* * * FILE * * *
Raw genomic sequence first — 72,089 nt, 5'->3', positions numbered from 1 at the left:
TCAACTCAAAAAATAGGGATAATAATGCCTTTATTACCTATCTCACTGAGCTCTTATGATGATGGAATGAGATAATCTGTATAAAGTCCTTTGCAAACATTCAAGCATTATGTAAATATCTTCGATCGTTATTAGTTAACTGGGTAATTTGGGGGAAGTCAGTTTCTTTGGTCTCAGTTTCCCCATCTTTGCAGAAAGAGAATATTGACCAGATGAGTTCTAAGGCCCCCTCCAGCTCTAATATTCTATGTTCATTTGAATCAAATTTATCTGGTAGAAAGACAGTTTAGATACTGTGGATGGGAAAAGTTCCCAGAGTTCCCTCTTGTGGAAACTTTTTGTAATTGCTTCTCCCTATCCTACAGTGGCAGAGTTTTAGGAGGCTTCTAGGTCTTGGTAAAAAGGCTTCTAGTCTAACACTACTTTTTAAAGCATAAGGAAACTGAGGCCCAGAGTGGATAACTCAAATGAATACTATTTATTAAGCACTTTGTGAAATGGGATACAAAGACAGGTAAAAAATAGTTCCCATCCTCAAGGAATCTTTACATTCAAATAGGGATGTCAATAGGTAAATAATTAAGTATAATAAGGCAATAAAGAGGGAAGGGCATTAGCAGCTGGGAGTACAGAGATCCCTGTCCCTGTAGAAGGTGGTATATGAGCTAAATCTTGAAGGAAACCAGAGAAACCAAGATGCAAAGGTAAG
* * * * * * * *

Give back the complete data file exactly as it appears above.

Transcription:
Raw genomic sequence first — 72,089 nt, 5'->3', positions numbered from 1 at the left:
TCAACTCAAAAAATAGGGATAATAATGCCTTTATTACCTATCTCACTGAGCTCTTATGATGATGGAATGAGATAATCTGTATAAAGTCCTTTGCAAACATTCAAGCATTATGTAAATATCTTCGATCGTTATTAGTTAACTGGGTAATTTGGGGGAAGTCAGTTTCTTTGGTCTCAGTTTCCCCATCTTTGCAGAAAGAGAATATTGACCAGATGAGTTCTAAGGCCCCCTCCAGCTCTAATATTCTATGTTCATTTGAATCAAATTTATCTGGTAGAAAGACAGTTTAGATACTGTGGATGGGAAAAGTTCCCAGAGTTCCCTCTTGTGGAAACTTTTTGTAATTGCTTCTCCCTATCCTACAGTGGCAGAGTTTTAGGAGGCTTCTAGGTCTTGGTAAAAAGGCTTCTAGTCTAACACTACTTTTTAAAGCATAAGGAAACTGAGGCCCAGAGTGGATAACTCAAATGAATACTATTTATTAAGCACTTTGTGAAATGGGATACAAAGACAGGTAAAAAATAGTTCCCATCCTCAAGGAATCTTTACATTCAAATAGGGATGTCAATAGGTAAATAATTAAGTATAATAAGGCAATAAAGAGGGAAGGGCATTAGCAGCTGGGAGTACAGAGATCCCTGTCCCTGTAGAAGGTGGTATATGAGCTAAATCTTGAAGGAAACCAGAGAAACCAAGATGCAAAGGTAAG